Examining Migration Patterns
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Examining Migration Patterns with the Census

As my research on a particular family line expanded, I began to notice what appeared to be interesting migration patterns that involved members of the extended family. I wanted a census report that might help me see these patterns more clearly. This turned out to be an interesting reporting problem.

When you need two seemingly exclusive reports to produce the desired end result, maybe there is a way to use the reports sequentially. For example, run a List of People report to change a flag; then, run a second report selecting only those people with the changed flag. That wasn't going to work for this report, since the List of Events report didn't filter with flags.

The Secondary Output Tab for the List of People report has several options: Create New Project, Create New Dataset, Change Flag, and Lock and Unlock Timelines. If I selected the group of people I wanted and "split my dataset", i.e. copied that group to a new dataset, I could then run the List of Events report on the new dataset. Everyone in that dataset qualified for my final report!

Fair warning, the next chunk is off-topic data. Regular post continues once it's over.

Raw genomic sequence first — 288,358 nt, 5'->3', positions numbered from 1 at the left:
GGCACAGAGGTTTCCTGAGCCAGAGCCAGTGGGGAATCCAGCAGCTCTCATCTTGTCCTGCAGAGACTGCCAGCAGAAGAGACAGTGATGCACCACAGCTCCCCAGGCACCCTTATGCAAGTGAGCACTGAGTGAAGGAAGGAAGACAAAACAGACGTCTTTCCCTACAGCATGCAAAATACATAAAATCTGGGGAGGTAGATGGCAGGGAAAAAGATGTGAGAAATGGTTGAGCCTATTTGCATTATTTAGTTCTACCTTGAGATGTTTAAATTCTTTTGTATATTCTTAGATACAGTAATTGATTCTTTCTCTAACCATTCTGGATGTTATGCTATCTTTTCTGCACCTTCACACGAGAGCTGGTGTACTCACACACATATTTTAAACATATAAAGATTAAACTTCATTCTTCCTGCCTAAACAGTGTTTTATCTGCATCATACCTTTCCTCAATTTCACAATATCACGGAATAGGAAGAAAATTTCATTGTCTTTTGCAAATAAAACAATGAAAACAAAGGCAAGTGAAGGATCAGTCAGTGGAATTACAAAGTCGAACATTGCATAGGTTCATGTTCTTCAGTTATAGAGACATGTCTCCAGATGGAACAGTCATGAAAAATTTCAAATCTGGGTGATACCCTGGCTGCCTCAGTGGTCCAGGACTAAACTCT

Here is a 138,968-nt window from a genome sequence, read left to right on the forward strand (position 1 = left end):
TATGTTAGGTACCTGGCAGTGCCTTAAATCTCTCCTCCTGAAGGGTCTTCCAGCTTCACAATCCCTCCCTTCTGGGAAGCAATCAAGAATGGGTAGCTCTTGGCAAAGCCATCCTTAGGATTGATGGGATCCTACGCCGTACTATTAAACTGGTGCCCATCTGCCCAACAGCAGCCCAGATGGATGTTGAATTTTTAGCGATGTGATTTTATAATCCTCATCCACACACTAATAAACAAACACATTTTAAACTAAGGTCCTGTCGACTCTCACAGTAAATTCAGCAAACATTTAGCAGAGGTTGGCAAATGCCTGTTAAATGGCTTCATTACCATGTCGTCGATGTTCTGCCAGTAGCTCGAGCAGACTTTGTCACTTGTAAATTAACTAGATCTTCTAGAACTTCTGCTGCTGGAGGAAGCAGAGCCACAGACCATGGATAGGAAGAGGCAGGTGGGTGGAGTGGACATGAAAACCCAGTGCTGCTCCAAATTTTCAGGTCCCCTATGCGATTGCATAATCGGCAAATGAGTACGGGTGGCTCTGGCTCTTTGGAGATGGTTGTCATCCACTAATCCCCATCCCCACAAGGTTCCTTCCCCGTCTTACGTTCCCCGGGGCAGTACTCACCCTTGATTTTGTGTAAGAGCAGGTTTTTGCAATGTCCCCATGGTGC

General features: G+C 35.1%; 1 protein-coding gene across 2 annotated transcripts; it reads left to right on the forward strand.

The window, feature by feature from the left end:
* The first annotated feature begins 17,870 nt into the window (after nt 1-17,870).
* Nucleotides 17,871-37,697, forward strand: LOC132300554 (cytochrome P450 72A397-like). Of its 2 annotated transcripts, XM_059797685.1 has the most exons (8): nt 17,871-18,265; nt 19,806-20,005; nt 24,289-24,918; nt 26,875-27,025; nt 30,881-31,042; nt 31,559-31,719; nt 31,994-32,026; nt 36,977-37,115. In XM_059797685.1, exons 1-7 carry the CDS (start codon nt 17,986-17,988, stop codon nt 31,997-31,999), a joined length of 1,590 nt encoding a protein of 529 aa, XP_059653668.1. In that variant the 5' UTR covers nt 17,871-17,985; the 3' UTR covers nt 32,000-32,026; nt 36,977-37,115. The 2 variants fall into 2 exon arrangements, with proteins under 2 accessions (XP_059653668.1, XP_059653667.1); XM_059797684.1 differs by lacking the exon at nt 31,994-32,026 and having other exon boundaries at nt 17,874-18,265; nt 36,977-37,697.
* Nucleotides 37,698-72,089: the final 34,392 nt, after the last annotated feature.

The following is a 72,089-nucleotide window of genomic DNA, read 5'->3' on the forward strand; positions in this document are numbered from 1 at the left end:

Step One: Create a New Dataset

Although this is commonly called "splitting the database", that is a misnomer. What this report does is select a filtered group of people and create a new TMG dataset, complete with sources, etc., based on that selected group. The original dataset remains unchanged!

Report Definition Screen

Report Filter

Report Options: Secondary Output

Step Two: Census History Report from the New Dataset

Report Definition Screen

Report Filter

Report Options: Output Columns

The Final Report

This page is sorted first by City and then by Year. A sort by Name, ID, Year shows an individual's migration. A sort by State, County, Year shows migration into and out of a region. A sort by Year, State, County, City (the original report's sort) gives an overall picture of family migration.

Colors on this report identify the 1790 Census individuals. I would love to export TMG's accent colors with this report, but I haven't figured out a way to do it. I would also like to figure out a way to include the ancestral line with each individual, but I haven't figured that one out, either. Despite its shortcomings, this report has been very helpful in identifying migration patterns and confirming hypothesized identities.

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